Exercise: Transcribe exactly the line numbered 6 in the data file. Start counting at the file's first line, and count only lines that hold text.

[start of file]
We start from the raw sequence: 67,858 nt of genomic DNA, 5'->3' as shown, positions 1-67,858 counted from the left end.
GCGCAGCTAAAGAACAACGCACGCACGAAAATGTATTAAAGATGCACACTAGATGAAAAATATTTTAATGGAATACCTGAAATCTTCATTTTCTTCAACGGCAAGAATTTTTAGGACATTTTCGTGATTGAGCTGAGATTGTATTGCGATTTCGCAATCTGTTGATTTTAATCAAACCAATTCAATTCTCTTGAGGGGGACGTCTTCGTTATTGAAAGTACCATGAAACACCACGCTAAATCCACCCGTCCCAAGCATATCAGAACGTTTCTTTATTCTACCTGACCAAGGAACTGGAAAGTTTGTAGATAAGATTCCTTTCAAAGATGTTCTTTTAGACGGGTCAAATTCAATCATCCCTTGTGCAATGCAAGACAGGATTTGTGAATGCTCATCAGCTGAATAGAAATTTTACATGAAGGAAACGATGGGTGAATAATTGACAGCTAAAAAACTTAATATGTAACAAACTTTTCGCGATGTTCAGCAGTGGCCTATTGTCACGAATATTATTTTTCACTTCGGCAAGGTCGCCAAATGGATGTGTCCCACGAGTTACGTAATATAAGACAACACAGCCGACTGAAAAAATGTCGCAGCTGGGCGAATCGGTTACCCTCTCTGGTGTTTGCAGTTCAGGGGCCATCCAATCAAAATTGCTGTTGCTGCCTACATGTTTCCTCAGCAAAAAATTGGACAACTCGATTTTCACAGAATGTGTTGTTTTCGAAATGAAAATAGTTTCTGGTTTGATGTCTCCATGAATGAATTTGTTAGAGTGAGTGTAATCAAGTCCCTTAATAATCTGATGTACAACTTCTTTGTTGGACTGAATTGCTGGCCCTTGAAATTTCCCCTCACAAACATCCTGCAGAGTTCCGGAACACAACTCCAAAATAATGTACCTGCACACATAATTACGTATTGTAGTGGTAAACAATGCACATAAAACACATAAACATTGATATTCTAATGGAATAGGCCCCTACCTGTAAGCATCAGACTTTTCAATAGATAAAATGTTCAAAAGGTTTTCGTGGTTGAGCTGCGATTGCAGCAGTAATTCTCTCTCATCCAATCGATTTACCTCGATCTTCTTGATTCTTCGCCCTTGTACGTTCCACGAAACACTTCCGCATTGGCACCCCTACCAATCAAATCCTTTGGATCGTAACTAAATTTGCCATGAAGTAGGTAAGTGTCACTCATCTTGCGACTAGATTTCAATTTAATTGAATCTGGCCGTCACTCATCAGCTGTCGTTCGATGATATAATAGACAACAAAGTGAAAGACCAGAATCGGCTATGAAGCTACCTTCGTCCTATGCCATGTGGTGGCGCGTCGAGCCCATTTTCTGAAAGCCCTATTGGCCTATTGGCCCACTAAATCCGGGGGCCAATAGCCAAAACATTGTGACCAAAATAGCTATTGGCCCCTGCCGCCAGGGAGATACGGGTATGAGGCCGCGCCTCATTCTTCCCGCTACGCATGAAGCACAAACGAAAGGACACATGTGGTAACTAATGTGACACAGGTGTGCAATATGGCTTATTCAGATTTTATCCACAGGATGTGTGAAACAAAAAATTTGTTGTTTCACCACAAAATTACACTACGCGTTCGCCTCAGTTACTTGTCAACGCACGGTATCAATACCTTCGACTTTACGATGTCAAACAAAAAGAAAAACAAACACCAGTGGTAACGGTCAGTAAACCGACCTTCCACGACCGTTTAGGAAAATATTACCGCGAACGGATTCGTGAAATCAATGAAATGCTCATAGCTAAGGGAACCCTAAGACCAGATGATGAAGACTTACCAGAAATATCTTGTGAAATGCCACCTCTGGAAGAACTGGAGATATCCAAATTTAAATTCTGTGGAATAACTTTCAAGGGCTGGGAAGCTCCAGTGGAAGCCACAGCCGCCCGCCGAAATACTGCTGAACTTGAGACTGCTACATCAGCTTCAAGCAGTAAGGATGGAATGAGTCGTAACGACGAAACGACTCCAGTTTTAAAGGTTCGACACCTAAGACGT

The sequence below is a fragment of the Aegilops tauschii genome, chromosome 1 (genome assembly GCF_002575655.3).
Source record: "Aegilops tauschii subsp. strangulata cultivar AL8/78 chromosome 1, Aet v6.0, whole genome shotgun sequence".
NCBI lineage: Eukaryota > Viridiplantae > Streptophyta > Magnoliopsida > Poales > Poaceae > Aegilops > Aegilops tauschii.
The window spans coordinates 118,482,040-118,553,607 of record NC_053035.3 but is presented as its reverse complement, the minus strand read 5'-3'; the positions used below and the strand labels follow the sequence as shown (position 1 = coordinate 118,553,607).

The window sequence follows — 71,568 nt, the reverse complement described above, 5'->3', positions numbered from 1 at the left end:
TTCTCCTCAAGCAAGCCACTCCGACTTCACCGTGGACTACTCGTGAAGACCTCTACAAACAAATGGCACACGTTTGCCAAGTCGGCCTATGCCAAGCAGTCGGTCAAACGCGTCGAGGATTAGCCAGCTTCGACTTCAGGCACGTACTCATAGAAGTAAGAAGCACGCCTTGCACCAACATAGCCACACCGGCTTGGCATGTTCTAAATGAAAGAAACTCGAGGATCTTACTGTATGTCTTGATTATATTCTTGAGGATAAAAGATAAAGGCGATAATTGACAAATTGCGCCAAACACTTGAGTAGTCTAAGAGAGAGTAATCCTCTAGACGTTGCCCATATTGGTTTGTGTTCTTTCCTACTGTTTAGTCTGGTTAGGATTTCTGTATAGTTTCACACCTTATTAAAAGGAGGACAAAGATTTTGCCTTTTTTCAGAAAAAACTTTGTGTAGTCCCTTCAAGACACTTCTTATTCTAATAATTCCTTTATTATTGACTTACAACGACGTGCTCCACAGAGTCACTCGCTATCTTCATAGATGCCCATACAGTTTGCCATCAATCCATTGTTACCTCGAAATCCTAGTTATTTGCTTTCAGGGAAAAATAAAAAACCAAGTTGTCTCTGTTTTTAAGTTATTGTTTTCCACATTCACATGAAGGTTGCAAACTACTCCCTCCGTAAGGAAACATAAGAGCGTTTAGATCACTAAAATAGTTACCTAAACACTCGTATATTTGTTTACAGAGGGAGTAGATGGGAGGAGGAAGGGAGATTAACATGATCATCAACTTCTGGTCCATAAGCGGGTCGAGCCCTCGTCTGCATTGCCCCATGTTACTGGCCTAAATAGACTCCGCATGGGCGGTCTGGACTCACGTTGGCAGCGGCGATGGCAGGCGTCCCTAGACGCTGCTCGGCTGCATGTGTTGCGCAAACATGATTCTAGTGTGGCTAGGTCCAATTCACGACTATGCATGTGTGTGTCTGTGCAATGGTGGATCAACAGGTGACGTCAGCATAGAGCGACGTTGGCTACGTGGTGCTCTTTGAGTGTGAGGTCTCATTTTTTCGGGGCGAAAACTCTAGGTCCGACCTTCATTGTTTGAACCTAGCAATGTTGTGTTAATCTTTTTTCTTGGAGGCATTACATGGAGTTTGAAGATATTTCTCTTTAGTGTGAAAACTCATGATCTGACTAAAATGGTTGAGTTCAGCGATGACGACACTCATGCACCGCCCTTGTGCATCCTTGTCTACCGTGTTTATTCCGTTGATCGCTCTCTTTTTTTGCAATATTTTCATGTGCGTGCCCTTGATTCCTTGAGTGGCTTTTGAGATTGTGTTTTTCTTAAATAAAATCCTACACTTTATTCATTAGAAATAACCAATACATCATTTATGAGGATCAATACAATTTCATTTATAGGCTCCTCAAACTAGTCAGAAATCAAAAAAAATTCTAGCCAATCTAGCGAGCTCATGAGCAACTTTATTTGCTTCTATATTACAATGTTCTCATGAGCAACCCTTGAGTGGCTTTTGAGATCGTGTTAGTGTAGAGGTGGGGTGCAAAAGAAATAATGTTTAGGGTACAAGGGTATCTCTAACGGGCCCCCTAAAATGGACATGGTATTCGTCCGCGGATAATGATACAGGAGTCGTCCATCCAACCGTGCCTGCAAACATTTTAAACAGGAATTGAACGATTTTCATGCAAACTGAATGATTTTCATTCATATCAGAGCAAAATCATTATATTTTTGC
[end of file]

The window spans coordinates 118,482,040-118,553,607 of record NC_053035.3 but is presented as its reverse complement, the minus strand read 5'-3'; the positions used below and the strand labels follow the sequence as shown (position 1 = coordinate 118,553,607).